By Mary Hearty
As the World Health Organization (WHO) commemorated its 75th anniversary on World Health Day themed “Health for All”, African Member States were urged to renew their commitment to health equity through universal health coverage (UHC), terming it as the tool by which health for all is achieved.
Dr. Matshidiso Moeti, WHO Regional Director for Africa said Universal UHC represents the aspiration that quality health services should be received by everyone when and where needed, without incurring financial hardships.
“Let us renew our determination, strengthen our partnership and be innovative in our efforts to progress towards “Health for All” in Africa through stronger health services that offer holistic people-centered care to empowered and engaged communities,” she said.
Dr. Moeti added that scaling up essential health services and coverage with key interventions has yielded results, especially in the area of HIV and TB.
Between 2011 and 2021, new HIV infections in the WHO African Region were reduced by 44% and AIDS-related deaths by 55%. TB deaths in the region fell by 26% between 2015 and 2021.
In the past 20 years alone, she noted, smoking has fallen by a third, maternal mortality has fallen by a third and child mortality has halved. Additionally, in the past five years, new vaccines for Ebola and malaria have been developed and licensed.
Meanwhile, it is reported that since 2000, the number of people who experience financial hardship from out-of-pocket health spending has increased by a third, to almost two billion.
In this case, Dr. Moeti advised that ensuring additional investment to improve financial risk protection, addressing inequities, and building the resilience of national health systems in the post-COVID era are critical to our efforts to accelerate progress toward UHC in the African Region.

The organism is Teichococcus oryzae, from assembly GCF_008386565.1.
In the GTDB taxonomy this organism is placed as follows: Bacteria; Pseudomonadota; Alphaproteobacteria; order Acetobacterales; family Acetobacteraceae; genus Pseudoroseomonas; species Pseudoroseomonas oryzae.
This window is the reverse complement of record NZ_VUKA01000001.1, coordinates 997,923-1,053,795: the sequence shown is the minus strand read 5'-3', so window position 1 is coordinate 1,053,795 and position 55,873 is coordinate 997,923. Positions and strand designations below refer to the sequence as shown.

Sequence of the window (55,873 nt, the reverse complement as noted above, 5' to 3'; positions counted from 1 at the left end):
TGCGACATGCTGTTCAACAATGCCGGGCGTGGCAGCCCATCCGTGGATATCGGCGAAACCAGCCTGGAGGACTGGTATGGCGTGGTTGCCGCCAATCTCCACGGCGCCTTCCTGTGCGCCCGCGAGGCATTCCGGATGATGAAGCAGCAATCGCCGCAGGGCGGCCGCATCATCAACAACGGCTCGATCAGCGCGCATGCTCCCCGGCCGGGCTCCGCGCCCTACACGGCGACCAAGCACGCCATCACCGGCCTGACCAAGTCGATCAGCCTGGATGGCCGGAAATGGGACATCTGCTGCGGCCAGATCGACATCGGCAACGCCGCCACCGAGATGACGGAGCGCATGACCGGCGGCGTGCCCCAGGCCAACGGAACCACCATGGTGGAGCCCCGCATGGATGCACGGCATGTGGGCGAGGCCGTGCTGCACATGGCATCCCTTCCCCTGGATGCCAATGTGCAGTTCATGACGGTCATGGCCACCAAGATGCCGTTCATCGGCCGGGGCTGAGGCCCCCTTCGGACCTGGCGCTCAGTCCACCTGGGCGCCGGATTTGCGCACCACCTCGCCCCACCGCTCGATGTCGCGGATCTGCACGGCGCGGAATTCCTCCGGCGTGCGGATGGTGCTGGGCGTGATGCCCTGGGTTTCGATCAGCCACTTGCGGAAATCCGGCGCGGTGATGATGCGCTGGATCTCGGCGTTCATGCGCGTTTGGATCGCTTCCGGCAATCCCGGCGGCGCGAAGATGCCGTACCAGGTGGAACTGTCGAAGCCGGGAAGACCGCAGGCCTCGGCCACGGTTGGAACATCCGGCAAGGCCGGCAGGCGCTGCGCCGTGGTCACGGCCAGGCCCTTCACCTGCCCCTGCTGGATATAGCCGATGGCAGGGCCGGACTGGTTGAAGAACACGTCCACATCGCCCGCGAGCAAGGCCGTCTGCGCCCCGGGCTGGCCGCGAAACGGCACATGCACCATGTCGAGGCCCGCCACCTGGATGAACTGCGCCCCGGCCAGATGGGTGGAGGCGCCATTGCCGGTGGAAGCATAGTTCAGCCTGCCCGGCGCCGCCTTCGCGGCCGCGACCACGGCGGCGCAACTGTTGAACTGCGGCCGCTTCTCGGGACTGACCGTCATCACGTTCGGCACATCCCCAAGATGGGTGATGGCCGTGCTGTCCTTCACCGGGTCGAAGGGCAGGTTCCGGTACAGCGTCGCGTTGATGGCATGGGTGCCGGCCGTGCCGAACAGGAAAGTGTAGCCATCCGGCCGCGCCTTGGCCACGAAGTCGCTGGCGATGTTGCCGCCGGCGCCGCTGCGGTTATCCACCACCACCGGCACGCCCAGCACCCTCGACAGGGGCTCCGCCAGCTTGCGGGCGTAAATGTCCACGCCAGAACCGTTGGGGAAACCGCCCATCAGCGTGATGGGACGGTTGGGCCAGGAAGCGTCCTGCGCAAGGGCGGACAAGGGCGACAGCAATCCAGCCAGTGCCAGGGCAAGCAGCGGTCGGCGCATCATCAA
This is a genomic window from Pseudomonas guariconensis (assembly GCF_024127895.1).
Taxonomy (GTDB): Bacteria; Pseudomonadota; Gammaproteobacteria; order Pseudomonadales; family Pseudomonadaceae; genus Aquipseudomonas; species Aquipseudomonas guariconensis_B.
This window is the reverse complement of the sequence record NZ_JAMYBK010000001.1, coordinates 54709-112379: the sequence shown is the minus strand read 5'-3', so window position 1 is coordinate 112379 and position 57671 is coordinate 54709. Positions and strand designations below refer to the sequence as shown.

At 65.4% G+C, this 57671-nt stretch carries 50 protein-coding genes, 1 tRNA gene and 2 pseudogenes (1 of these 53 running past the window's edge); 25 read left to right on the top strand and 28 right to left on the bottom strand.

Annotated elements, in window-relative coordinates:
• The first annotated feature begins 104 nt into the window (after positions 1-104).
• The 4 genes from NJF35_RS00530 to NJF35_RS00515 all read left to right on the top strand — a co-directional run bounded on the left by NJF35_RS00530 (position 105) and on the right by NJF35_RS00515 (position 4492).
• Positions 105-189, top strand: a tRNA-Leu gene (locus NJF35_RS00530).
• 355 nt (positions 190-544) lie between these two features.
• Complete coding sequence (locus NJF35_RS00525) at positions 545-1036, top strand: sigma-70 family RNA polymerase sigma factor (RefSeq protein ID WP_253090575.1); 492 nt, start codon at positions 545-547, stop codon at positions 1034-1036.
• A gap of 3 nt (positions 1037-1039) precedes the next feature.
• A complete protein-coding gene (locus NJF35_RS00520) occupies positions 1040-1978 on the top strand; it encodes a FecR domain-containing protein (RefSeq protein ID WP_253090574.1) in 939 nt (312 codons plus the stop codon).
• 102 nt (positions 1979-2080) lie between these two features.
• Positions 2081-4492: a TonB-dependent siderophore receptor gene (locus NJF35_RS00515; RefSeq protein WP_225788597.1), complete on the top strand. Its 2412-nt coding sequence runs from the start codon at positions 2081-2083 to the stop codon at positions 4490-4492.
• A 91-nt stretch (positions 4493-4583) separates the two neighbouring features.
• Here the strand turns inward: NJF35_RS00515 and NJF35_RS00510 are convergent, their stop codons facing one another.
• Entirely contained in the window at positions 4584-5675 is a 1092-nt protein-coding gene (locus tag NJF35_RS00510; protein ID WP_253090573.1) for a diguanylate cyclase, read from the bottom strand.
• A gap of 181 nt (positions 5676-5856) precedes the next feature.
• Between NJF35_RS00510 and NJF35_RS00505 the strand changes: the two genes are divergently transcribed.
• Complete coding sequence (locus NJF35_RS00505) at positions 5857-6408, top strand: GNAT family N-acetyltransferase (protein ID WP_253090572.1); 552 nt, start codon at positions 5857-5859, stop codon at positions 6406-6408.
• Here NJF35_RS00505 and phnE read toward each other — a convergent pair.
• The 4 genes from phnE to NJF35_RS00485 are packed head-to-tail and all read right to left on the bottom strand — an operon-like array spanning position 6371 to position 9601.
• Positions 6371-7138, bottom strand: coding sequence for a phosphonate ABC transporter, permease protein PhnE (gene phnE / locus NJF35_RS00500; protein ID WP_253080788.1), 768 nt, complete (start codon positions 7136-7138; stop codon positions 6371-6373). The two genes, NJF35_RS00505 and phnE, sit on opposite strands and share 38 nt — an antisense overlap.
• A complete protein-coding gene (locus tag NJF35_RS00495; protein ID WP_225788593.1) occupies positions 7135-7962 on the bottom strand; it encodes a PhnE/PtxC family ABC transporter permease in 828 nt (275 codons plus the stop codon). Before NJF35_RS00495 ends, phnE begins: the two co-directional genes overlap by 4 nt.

Although many achievements have been made, Dr. Tedros Adhanom Ghebreyesus, WHO Director-General said many challenges still exist – some old, some new.
For example, around the world, people still face vast disparities in access to health services, between and within countries and communities. Since 2000, access to essential services has increased significantly, but at least half the world’s population still lacks access to one or more services like family planning, basic sanitation, or access to a health worker.
“About half of Africa’s citizens (48%) – some 672 million people – still do not have access to the health care they need,” Dr. Ghebreyesus said.
“This results from weak health systems characterized by inadequate health infrastructure; poorly designed policies to limit financial barriers to health services; shortage of qualified health workers; inadequate access to quality medicines, medical products, and innovative technologies.”
He thus called for strengthening health systems based on strong primary health care (PHC) in order to build back better and accelerate progress toward universal health coverage and health security.
Also, financial investment in PHC oriented by the building blocks of health systems, particularly a health workforce, health infrastructure, medicines and health technologies, should be supported and guided by evidence, Dr. Ghebreyesus added.
Other emerging challenges highlighted by WHO include: Non-communicable diseases now account for more than 70 percent of all deaths globally. Rates of diabetes and obesity have increased dramatically, driven by unhealthy diets and physical inactivity.
In addition, progress against malaria and TB has stalled; Antimicrobial resistance threatens to unwind a century of medical progress; Air pollution and climate change are jeopardizing the very habitability of our planet; And as COVID-19 has exposed so brutally, there remain serious gaps in the world’s defenses against epidemics and pandemics.
“The history of WHO demonstrates what is possible when nations come together for a common purpose,” Dr. Ghebreyesus said.
“We have much to be proud of, but much work to do to realize our founding vision of the highest attainable standard of health for all people. We continue to face vast inequities in access to health services, major gaps in the world’s defenses against health emergencies, and threats from health-harming products and the climate crisis. We can only meet these global challenges with global cooperation.”
Looking forward to the next 75 years and close to the turn of the next century, a renewed commitment to health equity will be the key to addressing future health challenges.